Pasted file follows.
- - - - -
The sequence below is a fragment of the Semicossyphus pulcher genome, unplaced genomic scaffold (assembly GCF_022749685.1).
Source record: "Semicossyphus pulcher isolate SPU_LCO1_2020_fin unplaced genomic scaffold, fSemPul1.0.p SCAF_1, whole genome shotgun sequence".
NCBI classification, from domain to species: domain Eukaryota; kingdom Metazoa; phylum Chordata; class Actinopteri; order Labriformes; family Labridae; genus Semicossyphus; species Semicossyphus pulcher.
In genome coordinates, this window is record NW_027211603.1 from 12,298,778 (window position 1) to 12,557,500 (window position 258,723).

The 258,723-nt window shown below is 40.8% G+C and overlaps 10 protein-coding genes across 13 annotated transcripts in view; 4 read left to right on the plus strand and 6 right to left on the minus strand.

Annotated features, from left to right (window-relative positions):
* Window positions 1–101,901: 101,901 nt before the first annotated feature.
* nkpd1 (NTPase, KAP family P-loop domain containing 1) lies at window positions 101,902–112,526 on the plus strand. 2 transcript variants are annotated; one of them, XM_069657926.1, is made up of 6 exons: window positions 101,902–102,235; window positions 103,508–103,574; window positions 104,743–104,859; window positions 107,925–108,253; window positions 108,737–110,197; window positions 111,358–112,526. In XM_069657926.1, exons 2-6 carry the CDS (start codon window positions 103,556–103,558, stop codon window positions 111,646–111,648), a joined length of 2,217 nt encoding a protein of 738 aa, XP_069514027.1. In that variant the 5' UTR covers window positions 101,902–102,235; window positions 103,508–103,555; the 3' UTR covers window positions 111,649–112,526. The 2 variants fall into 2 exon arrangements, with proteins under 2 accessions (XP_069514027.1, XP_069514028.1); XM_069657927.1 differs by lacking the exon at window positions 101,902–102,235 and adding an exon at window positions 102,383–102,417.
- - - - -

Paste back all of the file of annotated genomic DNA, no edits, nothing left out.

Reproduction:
The sequence below is a fragment of the Semicossyphus pulcher genome, unplaced genomic scaffold (assembly GCF_022749685.1).
Source record: "Semicossyphus pulcher isolate SPU_LCO1_2020_fin unplaced genomic scaffold, fSemPul1.0.p SCAF_1, whole genome shotgun sequence".
NCBI classification, from domain to species: domain Eukaryota; kingdom Metazoa; phylum Chordata; class Actinopteri; order Labriformes; family Labridae; genus Semicossyphus; species Semicossyphus pulcher.
In genome coordinates, this window is record NW_027211603.1 from 12,298,778 (window position 1) to 12,557,500 (window position 258,723).

The 258,723-nt window shown below is 40.8% G+C and overlaps 10 protein-coding genes across 13 annotated transcripts in view; 4 read left to right on the plus strand and 6 right to left on the minus strand.

Annotated features, from left to right (window-relative positions):
* Window positions 1–101,901: 101,901 nt before the first annotated feature.
* nkpd1 (NTPase, KAP family P-loop domain containing 1) lies at window positions 101,902–112,526 on the plus strand. 2 transcript variants are annotated; one of them, XM_069657926.1, is made up of 6 exons: window positions 101,902–102,235; window positions 103,508–103,574; window positions 104,743–104,859; window positions 107,925–108,253; window positions 108,737–110,197; window positions 111,358–112,526. In XM_069657926.1, exons 2-6 carry the CDS (start codon window positions 103,556–103,558, stop codon window positions 111,646–111,648), a joined length of 2,217 nt encoding a protein of 738 aa, XP_069514027.1. In that variant the 5' UTR covers window positions 101,902–102,235; window positions 103,508–103,555; the 3' UTR covers window positions 111,649–112,526. The 2 variants fall into 2 exon arrangements, with proteins under 2 accessions (XP_069514027.1, XP_069514028.1); XM_069657927.1 differs by lacking the exon at window positions 101,902–102,235 and adding an exon at window positions 102,383–102,417.